Sunday, January 25, 2015

A Lesson Before Dying

Until very recently, my books have been in storage.  This means, rather than reading stuff I already own, I've been browsing bookshelves online and in thrift stores for something to read.  I found Ernest J. Gaines'  A Lesson Before Dying for a bargain price of $2.00 at a local thrift store. 

The book's award winning status (National Book Critics Cirlce Aware For Fiction) and the narrator's occupation (teacher) piqued my interest. A Lesson Before Dying tells the story of a young black man sentenced to die after being in the wrong place at the wrong time and being convicted of a crime he did not commit.  His lawyer's approach to get him acquitted is to portray him as a lowly animal who didn't know any better.  When the lawyer's defense falls through, the boy's godmother begs the local schoolteacher to visit the boy in prison and convince him that he's more than the worthless animal the court deems him to be.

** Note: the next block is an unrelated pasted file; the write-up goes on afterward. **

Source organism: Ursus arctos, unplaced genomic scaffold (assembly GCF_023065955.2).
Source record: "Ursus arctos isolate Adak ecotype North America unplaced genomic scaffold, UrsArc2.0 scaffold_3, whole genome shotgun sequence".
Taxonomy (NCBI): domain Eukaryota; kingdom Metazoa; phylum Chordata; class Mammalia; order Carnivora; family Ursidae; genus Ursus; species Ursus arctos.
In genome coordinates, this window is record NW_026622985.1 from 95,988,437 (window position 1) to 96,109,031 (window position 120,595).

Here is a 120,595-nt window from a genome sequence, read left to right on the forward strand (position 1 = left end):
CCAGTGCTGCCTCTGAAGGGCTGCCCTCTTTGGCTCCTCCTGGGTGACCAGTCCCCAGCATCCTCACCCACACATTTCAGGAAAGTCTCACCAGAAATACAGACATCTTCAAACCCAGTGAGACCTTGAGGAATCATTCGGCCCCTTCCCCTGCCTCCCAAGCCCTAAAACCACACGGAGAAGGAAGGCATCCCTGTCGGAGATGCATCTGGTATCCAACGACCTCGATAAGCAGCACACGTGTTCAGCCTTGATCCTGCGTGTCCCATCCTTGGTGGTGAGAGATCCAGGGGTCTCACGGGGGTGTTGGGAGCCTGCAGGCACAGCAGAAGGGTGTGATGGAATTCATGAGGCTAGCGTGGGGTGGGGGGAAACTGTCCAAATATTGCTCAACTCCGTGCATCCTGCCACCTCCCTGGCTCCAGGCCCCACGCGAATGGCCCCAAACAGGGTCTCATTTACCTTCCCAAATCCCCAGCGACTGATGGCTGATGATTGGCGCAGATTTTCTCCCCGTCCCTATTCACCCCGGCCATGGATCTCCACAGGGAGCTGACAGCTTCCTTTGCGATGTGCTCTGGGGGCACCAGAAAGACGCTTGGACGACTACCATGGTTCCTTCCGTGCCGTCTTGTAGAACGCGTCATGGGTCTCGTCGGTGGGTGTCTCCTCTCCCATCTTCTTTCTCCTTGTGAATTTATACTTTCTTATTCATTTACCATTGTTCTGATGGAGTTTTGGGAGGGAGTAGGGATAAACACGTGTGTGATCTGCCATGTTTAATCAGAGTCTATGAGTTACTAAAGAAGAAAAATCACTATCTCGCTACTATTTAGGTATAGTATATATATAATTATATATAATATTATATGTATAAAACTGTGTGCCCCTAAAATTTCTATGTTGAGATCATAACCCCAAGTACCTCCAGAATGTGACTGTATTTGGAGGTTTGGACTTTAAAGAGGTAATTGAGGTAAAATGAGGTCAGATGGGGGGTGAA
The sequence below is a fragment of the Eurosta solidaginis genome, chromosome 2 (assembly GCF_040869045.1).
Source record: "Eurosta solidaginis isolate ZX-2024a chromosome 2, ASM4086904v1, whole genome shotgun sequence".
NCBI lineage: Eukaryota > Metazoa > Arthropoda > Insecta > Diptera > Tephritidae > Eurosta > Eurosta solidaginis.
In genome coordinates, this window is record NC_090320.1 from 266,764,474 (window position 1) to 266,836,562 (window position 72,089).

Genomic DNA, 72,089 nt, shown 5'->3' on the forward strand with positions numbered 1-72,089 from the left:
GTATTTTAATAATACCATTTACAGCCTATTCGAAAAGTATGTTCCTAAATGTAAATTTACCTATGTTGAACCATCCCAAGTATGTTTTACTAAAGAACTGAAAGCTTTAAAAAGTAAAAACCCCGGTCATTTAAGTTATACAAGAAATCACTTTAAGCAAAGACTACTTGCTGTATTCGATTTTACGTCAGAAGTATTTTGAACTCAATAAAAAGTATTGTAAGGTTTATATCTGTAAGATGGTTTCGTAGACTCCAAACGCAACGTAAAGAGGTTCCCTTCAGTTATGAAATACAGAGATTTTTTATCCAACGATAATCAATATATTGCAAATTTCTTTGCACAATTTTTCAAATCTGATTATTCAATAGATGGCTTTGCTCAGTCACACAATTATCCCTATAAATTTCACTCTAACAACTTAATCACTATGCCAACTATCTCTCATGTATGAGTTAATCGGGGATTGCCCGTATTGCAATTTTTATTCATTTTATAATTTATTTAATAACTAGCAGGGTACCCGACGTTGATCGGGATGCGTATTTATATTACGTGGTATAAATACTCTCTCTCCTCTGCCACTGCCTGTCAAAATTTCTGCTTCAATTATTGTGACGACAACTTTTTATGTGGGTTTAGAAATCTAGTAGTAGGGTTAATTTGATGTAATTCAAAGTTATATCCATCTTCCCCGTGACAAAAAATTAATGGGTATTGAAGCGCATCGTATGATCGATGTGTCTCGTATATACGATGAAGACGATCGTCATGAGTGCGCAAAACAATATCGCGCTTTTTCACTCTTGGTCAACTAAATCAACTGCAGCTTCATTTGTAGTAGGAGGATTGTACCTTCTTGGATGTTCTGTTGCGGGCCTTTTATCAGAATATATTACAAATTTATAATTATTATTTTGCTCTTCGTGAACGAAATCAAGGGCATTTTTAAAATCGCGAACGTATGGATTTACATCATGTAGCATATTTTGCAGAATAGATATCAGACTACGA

It's a bleak and depressing book (the title could have told you that), but ultimately a moving one that causes you to think about obligations to family and community, in addition to issues of race, gender and social status.  If I was a high school English teacher, I would consider adding this book to my required reading list. 

P.S: I just found out that this book was made into a movie in 1999, starring Don Cheadle and Mekhi Pheifer.  It won 2 Emmy awards.  Huh.  There you go.

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